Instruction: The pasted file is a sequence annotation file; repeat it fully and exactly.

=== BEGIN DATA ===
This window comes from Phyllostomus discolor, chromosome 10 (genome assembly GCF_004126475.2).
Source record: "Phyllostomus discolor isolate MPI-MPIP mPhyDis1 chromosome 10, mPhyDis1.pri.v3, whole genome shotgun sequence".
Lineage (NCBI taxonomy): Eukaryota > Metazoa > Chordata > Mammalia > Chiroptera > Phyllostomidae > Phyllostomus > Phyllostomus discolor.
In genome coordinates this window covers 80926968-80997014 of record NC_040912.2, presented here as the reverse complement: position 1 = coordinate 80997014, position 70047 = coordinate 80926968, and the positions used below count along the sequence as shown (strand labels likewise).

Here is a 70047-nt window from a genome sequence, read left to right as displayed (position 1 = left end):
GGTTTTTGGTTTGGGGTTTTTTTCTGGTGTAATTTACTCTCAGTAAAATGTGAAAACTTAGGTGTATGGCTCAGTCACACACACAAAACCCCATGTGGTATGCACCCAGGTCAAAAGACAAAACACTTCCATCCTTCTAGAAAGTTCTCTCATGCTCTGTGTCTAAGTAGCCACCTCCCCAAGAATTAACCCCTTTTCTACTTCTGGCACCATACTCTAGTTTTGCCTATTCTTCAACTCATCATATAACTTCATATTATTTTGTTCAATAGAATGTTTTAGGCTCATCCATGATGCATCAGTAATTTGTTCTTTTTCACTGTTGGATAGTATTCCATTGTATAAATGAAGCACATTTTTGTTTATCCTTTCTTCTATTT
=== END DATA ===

This window comes from Phyllostomus discolor, chromosome 10 (genome assembly GCF_004126475.2).
Source record: "Phyllostomus discolor isolate MPI-MPIP mPhyDis1 chromosome 10, mPhyDis1.pri.v3, whole genome shotgun sequence".
Lineage (NCBI taxonomy): Eukaryota > Metazoa > Chordata > Mammalia > Chiroptera > Phyllostomidae > Phyllostomus > Phyllostomus discolor.
In genome coordinates this window covers 80926968-80997014 of record NC_040912.2, presented here as the reverse complement: position 1 = coordinate 80997014, position 70047 = coordinate 80926968, and the positions used below count along the sequence as shown (strand labels likewise).

Here is a 70047-nt window from a genome sequence, read left to right as displayed (position 1 = left end):
GGTTTTTGGTTTGGGGTTTTTTTCTGGTGTAATTTACTCTCAGTAAAATGTGAAAACTTAGGTGTATGGCTCAGTCACACACACAAAACCCCATGTGGTATGCACCCAGGTCAAAAGACAAAACACTTCCATCCTTCTAGAAAGTTCTCTCATGCTCTGTGTCTAAGTAGCCACCTCCCCAAGAATTAACCCCTTTTCTACTTCTGGCACCATACTCTAGTTTTGCCTATTCTTCAACTCATCATATAACTTCATATTATTTTGTTCAATAGAATGTTTTAGGCTCATCCATGATGCATCAGTAATTTGTTCTTTTTCACTGTTGGATAGTATTCCATTGTATAAATGAAGCACATTTTTGTTTATCCTTTCTTCTATTT